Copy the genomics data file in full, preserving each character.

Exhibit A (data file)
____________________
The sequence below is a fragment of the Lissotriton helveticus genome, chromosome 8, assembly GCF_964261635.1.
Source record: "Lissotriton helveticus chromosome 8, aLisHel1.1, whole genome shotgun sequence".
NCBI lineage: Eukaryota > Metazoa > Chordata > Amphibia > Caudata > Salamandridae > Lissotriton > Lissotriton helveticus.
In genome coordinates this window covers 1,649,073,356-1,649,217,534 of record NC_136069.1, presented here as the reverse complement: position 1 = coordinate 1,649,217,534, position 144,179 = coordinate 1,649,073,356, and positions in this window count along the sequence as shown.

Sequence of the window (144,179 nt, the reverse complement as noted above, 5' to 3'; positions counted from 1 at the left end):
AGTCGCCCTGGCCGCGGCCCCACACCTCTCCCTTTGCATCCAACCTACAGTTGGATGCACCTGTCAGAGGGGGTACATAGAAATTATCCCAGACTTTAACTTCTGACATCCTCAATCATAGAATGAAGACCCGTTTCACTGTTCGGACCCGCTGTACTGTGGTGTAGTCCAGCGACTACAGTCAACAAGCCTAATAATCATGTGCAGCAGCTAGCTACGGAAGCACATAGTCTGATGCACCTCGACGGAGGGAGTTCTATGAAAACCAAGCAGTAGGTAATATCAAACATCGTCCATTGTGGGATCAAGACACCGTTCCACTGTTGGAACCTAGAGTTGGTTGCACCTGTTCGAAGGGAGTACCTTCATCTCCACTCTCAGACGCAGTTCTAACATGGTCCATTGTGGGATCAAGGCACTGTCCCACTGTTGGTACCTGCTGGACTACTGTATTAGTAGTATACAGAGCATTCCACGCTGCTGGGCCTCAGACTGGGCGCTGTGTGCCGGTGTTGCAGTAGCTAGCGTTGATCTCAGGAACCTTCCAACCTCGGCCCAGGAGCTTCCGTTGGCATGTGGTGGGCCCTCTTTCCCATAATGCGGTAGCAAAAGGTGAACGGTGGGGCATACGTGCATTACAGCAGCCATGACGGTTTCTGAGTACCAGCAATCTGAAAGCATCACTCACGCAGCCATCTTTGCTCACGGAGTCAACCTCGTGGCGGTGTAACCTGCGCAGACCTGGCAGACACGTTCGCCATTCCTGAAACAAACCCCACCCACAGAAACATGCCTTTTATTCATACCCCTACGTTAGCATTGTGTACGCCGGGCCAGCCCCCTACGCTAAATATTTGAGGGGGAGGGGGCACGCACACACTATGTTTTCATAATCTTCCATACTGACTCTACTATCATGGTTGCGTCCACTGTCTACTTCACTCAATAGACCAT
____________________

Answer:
The sequence below is a fragment of the Lissotriton helveticus genome, chromosome 8, assembly GCF_964261635.1.
Source record: "Lissotriton helveticus chromosome 8, aLisHel1.1, whole genome shotgun sequence".
NCBI lineage: Eukaryota > Metazoa > Chordata > Amphibia > Caudata > Salamandridae > Lissotriton > Lissotriton helveticus.
In genome coordinates this window covers 1,649,073,356-1,649,217,534 of record NC_136069.1, presented here as the reverse complement: position 1 = coordinate 1,649,217,534, position 144,179 = coordinate 1,649,073,356, and positions in this window count along the sequence as shown.

Sequence of the window (144,179 nt, the reverse complement as noted above, 5' to 3'; positions counted from 1 at the left end):
AGTCGCCCTGGCCGCGGCCCCACACCTCTCCCTTTGCATCCAACCTACAGTTGGATGCACCTGTCAGAGGGGGTACATAGAAATTATCCCAGACTTTAACTTCTGACATCCTCAATCATAGAATGAAGACCCGTTTCACTGTTCGGACCCGCTGTACTGTGGTGTAGTCCAGCGACTACAGTCAACAAGCCTAATAATCATGTGCAGCAGCTAGCTACGGAAGCACATAGTCTGATGCACCTCGACGGAGGGAGTTCTATGAAAACCAAGCAGTAGGTAATATCAAACATCGTCCATTGTGGGATCAAGACACCGTTCCACTGTTGGAACCTAGAGTTGGTTGCACCTGTTCGAAGGGAGTACCTTCATCTCCACTCTCAGACGCAGTTCTAACATGGTCCATTGTGGGATCAAGGCACTGTCCCACTGTTGGTACCTGCTGGACTACTGTATTAGTAGTATACAGAGCATTCCACGCTGCTGGGCCTCAGACTGGGCGCTGTGTGCCGGTGTTGCAGTAGCTAGCGTTGATCTCAGGAACCTTCCAACCTCGGCCCAGGAGCTTCCGTTGGCATGTGGTGGGCCCTCTTTCCCATAATGCGGTAGCAAAAGGTGAACGGTGGGGCATACGTGCATTACAGCAGCCATGACGGTTTCTGAGTACCAGCAATCTGAAAGCATCACTCACGCAGCCATCTTTGCTCACGGAGTCAACCTCGTGGCGGTGTAACCTGCGCAGACCTGGCAGACACGTTCGCCATTCCTGAAACAAACCCCACCCACAGAAACATGCCTTTTATTCATACCCCTACGTTAGCATTGTGTACGCCGGGCCAGCCCCCTACGCTAAATATTTGAGGGGGAGGGGGCACGCACACACTATGTTTTCATAATCTTCCATACTGACTCTACTATCATGGTTGCGTCCACTGTCTACTTCACTCAATAGACCAT